from beanie import Document
from pydantic import EmailStr

class User(Document):
    fullname: str
    email: EmailStr
    password: str
    birth_year: int

Before we can use Beanie we have to initialize AsyncIOMotorClient with MongoDB connection string and then initialize Beanie with document models

from beanie import init_beanie
from motor.motor_asyncio import AsyncIOMotorClient

async def initiate_database():
    client = AsyncIOMotorClient("mongodb://<username>:<password>@<host>:<port>")
    await init_beanie(

If you want to play around with Beanie, you can pull the MongoDB docker image and initialize Beanie with the appropriate connection string.

Once the connection is established and document created, we can do the usual CRUD operations Document.[insert|delete|update|replace...], and many more (Document).

Beanie also supports query builder, which means that we can chain different commands with comparison operators

class UserShortView(BaseModel):
    name: str
    birth_year: int

users = await User.find(
    User.name == "John",
    User.birth_year > 1990

If we want to fine-tune our query, we can provide the PyMongo native expression

users = await User.find({"birth_year": {"gte": 1990}}).to_list()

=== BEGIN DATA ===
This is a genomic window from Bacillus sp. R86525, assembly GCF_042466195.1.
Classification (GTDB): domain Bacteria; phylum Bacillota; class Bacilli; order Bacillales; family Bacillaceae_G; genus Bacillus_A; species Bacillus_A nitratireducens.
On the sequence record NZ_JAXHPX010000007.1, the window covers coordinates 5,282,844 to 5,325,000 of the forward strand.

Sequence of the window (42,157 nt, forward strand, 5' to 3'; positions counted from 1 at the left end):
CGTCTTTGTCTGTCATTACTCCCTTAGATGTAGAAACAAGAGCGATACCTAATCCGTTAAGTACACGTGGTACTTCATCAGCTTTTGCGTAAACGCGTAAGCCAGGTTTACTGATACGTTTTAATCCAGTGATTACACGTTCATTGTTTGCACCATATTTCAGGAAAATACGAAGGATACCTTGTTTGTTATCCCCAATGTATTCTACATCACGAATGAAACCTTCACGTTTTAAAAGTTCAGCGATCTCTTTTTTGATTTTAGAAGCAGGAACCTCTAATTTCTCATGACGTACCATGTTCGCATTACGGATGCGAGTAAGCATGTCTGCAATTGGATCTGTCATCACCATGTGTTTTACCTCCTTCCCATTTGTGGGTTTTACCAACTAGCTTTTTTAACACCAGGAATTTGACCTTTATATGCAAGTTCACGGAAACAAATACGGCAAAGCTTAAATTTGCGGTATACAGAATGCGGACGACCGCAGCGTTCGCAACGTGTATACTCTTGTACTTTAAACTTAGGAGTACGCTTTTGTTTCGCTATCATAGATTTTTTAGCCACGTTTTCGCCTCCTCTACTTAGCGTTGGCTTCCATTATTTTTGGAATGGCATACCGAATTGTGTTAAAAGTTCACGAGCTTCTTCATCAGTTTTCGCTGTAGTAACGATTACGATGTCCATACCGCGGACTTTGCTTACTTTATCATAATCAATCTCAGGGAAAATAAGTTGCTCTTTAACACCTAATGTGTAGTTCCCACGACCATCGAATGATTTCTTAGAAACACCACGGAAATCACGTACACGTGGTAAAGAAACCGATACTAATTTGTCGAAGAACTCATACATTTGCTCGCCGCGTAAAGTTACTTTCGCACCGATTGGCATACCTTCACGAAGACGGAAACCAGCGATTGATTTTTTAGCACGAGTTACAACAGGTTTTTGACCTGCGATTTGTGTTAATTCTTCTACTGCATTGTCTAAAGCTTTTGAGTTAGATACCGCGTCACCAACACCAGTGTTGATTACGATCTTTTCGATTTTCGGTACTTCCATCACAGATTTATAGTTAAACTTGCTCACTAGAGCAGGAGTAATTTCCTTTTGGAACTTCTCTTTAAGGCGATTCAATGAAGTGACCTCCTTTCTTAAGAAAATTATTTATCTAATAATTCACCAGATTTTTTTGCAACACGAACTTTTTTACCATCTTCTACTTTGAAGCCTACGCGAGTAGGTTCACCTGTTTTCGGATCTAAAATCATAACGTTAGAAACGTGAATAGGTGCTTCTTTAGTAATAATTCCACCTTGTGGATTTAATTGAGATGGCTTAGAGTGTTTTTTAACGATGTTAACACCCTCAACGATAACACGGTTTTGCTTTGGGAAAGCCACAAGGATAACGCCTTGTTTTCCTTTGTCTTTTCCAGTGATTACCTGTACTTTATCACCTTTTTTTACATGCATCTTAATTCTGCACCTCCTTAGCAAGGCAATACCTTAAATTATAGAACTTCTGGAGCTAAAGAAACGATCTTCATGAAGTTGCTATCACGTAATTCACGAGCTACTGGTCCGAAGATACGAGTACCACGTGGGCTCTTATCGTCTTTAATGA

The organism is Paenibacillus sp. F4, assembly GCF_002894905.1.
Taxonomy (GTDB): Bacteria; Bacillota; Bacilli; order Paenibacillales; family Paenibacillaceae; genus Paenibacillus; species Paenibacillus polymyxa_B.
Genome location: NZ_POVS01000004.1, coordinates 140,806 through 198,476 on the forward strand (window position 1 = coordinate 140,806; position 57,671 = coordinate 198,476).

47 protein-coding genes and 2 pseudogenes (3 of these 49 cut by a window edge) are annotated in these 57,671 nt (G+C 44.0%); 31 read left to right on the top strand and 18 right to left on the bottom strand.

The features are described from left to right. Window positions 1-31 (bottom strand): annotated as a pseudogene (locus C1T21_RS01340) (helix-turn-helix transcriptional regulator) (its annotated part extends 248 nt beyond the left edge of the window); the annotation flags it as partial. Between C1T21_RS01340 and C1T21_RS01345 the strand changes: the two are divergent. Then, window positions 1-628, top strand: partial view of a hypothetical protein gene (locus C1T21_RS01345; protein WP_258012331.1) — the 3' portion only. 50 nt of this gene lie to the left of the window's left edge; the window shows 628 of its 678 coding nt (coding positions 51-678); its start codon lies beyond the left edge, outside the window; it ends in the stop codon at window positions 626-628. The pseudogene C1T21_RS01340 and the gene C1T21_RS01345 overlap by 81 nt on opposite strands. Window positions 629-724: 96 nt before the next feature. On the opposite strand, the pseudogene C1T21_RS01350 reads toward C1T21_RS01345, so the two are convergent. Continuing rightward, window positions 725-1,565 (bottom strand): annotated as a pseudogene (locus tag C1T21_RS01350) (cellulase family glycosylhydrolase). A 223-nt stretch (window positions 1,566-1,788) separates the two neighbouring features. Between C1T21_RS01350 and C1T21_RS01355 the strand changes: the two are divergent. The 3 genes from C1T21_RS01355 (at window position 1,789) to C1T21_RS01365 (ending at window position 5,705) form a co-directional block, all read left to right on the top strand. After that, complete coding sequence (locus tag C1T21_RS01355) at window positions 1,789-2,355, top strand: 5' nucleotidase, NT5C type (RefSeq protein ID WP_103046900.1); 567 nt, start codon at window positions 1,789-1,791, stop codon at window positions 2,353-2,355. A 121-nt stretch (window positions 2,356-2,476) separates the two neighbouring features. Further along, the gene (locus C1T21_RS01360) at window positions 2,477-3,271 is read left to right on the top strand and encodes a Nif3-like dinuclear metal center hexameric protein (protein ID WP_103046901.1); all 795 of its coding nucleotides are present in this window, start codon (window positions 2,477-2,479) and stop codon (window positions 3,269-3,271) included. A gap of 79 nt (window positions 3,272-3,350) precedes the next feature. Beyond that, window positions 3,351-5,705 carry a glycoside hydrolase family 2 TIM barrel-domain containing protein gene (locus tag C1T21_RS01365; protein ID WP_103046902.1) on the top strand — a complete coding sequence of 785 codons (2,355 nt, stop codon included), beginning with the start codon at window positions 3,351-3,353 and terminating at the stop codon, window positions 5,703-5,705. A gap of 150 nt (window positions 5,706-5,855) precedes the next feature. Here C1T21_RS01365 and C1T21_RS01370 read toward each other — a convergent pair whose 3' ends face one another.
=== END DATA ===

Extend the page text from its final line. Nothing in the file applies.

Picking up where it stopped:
For more examples of Beanie features, please see: Announcing Beanie 1.0 - MongoDB ODM with Query Builder

Some of the advanced MongoDB options can be defined using Settings for a Document. It covers the following features:

  • MongoDB collection name
  • Indexes
  • Encoders
  • Use of revision_id
  • Use of cache
  • Use of state management
  • Validation on save

Therefore, if we want to have different names for a model and collection, we can specify that using name field in Settings inner class:

class Users(Document):
    num: int
    description: str

    class Settings:
        name = "customers"

For more information about Indexes, Caches, and Encoders, please see Beanie’s documentation - Defining a document


Now that we have everything that we need for implementing authentication, let’s understand how and why we use JWT.